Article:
Josefsson, Ann
    Linköpings universitet, Institutionen för klinisk och experimentell medicin, Avdelningen för kliniska vetenskaper. Linköpings universitet, Medicinska fakulteten. Region Östergötland, Barn- och kvinnocentrum, Kvinnokliniken i Linköping.
    Carstensen, John
    Linköpings universitet, Institutionen för medicin och hälsa, Avdelningen för hälso- och sjukvårdsanalys. Linköpings universitet, Medicinska fakulteten.
    Finnström, Orvar
    Region Östergötland, Barn- och kvinnocentrum, Barn- och ungdomskliniken i Linköping. Linköpings universitet, Institutionen för klinisk och experimentell medicin, Avdelningen för kliniska vetenskaper. Linköpings universitet, Medicinska fakulteten.
    Sydsjö, Gunilla
    Linköpings universitet, Institutionen för klinisk och experimentell medicin, Avdelningen för kliniska vetenskaper. Linköpings universitet, Medicinska fakulteten. Region Östergötland, Barn- och kvinnocentrum, Kvinnokliniken i Linköping.
    Intergenerational cohort study of preterm and small-for-gestational-age birth in twins and singletons2015Ingår i: Twin Research and Human Genetics, ISSN 1832-4274, E-ISSN 1839-2628, Vol. 18, nr 5, s. 581-590Artikel i tidskrift (Refereegranskat)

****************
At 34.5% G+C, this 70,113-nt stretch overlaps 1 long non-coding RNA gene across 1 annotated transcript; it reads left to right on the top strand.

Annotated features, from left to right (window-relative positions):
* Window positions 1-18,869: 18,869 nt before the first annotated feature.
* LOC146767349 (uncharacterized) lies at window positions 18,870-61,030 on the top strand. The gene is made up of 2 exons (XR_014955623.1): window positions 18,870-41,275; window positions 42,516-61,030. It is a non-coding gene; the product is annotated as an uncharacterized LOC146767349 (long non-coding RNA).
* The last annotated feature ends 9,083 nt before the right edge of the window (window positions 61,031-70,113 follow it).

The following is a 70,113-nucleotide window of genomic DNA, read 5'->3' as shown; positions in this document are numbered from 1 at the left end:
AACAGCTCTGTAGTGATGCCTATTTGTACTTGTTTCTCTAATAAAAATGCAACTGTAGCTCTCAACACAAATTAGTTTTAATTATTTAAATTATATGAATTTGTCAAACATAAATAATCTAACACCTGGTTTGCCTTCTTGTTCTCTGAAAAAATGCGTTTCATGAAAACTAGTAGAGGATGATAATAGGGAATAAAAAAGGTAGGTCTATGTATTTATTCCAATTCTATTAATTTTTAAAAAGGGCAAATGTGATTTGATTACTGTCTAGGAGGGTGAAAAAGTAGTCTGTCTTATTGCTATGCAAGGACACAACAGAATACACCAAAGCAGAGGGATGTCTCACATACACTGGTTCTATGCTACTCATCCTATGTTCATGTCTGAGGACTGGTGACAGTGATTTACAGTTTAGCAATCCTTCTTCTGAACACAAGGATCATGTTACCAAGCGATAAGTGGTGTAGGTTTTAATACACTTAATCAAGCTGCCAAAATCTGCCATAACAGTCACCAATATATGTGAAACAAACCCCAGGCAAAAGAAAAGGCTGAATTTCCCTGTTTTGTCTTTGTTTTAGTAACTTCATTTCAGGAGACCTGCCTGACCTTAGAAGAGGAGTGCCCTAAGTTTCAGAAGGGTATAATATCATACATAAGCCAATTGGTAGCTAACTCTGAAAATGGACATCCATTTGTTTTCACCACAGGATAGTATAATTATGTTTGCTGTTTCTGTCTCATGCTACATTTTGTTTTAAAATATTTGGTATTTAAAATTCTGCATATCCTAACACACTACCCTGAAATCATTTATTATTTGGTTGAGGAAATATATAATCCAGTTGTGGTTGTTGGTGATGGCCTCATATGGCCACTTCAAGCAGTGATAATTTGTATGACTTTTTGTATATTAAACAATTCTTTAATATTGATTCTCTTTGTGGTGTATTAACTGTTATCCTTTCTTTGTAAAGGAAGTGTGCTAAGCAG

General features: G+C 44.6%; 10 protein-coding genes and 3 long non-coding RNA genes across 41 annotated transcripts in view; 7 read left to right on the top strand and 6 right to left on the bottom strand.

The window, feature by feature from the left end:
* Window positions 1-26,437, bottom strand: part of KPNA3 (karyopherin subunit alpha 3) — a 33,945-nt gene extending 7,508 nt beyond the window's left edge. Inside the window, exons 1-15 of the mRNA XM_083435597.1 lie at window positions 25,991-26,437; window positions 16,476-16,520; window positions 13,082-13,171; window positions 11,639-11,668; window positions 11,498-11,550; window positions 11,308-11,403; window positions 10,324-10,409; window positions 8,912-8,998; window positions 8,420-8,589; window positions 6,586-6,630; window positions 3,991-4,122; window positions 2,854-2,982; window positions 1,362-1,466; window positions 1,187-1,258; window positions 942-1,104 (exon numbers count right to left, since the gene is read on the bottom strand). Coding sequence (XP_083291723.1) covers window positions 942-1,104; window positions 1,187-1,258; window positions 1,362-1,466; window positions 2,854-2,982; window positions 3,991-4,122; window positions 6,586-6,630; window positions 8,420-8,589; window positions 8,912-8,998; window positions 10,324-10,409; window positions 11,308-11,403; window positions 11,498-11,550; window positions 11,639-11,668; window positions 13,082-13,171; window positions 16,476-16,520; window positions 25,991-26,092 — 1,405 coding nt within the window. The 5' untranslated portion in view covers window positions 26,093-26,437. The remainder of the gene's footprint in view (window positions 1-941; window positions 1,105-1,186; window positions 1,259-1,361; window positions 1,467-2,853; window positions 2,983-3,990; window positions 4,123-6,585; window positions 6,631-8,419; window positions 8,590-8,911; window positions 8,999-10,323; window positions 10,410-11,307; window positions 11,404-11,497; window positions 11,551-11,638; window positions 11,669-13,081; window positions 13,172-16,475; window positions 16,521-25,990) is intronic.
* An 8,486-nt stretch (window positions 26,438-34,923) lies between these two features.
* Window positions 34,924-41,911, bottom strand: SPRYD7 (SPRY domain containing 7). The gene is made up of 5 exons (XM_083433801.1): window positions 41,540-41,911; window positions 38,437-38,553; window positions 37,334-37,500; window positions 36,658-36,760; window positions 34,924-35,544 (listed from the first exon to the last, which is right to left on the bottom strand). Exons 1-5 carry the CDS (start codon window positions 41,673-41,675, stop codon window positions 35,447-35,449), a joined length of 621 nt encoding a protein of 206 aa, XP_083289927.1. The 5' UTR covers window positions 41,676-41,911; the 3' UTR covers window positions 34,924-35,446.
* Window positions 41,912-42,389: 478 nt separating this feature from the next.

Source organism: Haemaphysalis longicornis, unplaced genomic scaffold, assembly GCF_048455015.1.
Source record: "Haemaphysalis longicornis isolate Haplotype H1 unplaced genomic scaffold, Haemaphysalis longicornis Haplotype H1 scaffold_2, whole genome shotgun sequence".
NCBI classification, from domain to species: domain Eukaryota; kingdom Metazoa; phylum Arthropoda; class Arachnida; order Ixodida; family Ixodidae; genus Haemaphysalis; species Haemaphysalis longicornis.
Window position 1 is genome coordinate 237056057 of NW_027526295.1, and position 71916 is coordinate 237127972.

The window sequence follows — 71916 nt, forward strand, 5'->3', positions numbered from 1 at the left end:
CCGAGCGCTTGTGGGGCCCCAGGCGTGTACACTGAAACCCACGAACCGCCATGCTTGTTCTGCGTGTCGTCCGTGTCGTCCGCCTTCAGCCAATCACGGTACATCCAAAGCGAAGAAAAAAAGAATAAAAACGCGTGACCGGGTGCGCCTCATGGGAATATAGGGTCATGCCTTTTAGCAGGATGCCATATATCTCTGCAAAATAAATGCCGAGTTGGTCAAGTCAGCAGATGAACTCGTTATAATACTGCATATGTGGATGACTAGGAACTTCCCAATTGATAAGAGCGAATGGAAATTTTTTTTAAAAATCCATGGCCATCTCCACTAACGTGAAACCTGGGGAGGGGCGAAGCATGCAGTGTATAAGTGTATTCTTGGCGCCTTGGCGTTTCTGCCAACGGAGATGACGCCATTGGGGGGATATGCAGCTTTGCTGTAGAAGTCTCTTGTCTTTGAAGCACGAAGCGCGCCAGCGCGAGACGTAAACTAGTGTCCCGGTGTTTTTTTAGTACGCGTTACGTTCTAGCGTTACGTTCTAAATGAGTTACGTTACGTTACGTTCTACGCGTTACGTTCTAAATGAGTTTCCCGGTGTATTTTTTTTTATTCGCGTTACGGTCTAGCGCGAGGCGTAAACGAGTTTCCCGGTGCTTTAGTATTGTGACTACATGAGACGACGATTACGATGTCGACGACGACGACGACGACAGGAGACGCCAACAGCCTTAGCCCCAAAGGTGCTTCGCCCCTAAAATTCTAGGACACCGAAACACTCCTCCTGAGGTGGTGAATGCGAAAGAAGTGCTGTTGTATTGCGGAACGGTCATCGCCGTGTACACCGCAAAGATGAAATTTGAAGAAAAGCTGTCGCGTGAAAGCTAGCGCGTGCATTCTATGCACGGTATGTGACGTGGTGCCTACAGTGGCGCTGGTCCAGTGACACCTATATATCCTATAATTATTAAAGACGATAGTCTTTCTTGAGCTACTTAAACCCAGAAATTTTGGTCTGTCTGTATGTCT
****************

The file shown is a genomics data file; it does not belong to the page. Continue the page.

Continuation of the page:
Abstract [en]

    To date several studies have investigated the intergenerational effect of preterm and small-for-gestational-age births. However, most studies excluded both twin mothers and twin offspring from the analyses. Thus, the objective of this study was to investigate the intergenerational effect of preterm birth and small for gestational age (SGA) among twins and singletons.

    A prospective population based register study of mother-first-born offspring pairs recorded in the Swedish Medical Birth Register was performed. The study included 4073 twins and 264,794 singletons born in 1973-1983 and their firstborns born in 1986-2009. Preterm birth was defined as birth <37 weeks of gestation and SGA as < 2 standard deviations of the Swedish standard. Logistic regressions were performed to estimate the intergenerational effect of each birth characteristic. Adjustments were made for maternal grandmothers and mother’s socio-demographic factors in addition to maternal birth- characteristics.